Briget Shields isn’t always taken seriously by men when she’s out fly fishing. They’re making a serious mistake. Shields, of Pittsburgh, is an accomplished angler, a fly-fishing instructor and first woman named to the board of directors of Penn’s Woods West Trout Unlimited.

In the coming months, she’ll teach women the art and science of fly fishing in a ladies-only setting.

Nationwide, the percentage of female anglers is growing. Statistics suggest that women who fish tend to prefer fly fishing at a higher proportion than men.

Product manufacturers, outdoor travel agencies and fishing retailers are beginning to understand the physical and attitudinal differences between their traditional male customers and the growing number of female anglers.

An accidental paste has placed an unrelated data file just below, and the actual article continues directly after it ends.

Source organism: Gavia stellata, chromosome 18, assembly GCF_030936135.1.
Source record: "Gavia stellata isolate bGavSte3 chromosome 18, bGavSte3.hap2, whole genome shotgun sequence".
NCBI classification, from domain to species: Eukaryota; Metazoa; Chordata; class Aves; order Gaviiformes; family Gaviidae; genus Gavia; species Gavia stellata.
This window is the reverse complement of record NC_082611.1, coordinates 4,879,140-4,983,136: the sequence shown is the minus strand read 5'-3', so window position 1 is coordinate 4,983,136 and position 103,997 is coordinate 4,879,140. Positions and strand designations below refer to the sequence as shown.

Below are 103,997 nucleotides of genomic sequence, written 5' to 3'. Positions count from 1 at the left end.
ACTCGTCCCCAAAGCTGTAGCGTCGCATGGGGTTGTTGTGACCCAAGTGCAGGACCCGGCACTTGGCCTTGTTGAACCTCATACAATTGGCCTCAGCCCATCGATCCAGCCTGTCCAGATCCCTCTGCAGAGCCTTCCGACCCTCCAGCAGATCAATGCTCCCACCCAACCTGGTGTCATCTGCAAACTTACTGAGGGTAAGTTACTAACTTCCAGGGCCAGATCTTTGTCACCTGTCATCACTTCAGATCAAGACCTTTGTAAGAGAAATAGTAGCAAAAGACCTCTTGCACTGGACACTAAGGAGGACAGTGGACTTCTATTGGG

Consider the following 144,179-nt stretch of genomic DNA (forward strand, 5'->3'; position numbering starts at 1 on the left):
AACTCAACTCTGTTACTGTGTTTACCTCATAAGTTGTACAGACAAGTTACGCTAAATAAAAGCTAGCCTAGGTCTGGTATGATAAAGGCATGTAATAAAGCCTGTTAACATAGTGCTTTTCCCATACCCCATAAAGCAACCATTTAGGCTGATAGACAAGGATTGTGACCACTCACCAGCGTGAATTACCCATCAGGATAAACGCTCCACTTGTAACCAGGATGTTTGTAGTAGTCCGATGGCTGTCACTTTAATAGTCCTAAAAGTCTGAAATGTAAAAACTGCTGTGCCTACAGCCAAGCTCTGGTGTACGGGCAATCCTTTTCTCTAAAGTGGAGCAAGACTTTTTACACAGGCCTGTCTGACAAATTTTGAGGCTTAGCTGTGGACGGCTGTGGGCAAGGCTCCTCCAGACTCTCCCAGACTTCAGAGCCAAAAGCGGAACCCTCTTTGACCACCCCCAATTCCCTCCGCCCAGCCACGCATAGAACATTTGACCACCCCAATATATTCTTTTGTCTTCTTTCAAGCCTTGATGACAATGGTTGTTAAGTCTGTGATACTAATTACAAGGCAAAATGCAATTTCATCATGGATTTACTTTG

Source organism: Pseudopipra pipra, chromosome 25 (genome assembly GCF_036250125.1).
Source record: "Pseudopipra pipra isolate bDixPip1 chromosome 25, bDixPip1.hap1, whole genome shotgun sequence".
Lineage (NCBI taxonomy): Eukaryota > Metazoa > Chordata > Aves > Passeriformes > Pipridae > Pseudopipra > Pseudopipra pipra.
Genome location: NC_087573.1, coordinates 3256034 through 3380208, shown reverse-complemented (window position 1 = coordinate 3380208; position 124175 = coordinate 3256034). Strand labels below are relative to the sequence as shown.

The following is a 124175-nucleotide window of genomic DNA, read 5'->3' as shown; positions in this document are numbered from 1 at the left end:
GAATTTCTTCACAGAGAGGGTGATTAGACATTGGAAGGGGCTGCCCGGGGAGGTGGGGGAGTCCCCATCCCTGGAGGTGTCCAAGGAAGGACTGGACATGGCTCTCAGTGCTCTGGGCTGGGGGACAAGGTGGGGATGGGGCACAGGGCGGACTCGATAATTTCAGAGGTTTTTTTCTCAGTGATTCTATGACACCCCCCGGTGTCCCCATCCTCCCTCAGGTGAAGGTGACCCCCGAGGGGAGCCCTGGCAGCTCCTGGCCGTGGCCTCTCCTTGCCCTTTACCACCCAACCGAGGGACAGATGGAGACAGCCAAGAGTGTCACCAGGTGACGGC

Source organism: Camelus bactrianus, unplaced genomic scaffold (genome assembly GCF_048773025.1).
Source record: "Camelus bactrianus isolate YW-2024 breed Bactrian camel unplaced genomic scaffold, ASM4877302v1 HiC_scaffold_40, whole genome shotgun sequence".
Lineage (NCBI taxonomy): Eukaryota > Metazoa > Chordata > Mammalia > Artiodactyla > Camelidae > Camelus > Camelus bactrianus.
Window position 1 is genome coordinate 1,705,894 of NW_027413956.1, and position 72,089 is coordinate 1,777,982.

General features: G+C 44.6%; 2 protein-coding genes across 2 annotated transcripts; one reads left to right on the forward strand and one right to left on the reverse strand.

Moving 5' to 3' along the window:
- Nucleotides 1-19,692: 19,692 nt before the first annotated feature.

Southwick found that from 2001 to 2011, the number of female freshwater anglers had grown nearly 1 percent, and that the ways in which women and men fish was markedly different. While about 70 percent of men target a specific fish species, 43 percent of women fish for “whatever bites.” More so than men, women perceive fishing as a chance to commune with nature and socialize – 86 percent said they fish to spend time on or near the water, and 84 percent view fishing as an opportunity to spend time with family and friends. And while 20 percent of male anglers favor fly fishing, 23 percent of women said they’d rather catch fish with flies.

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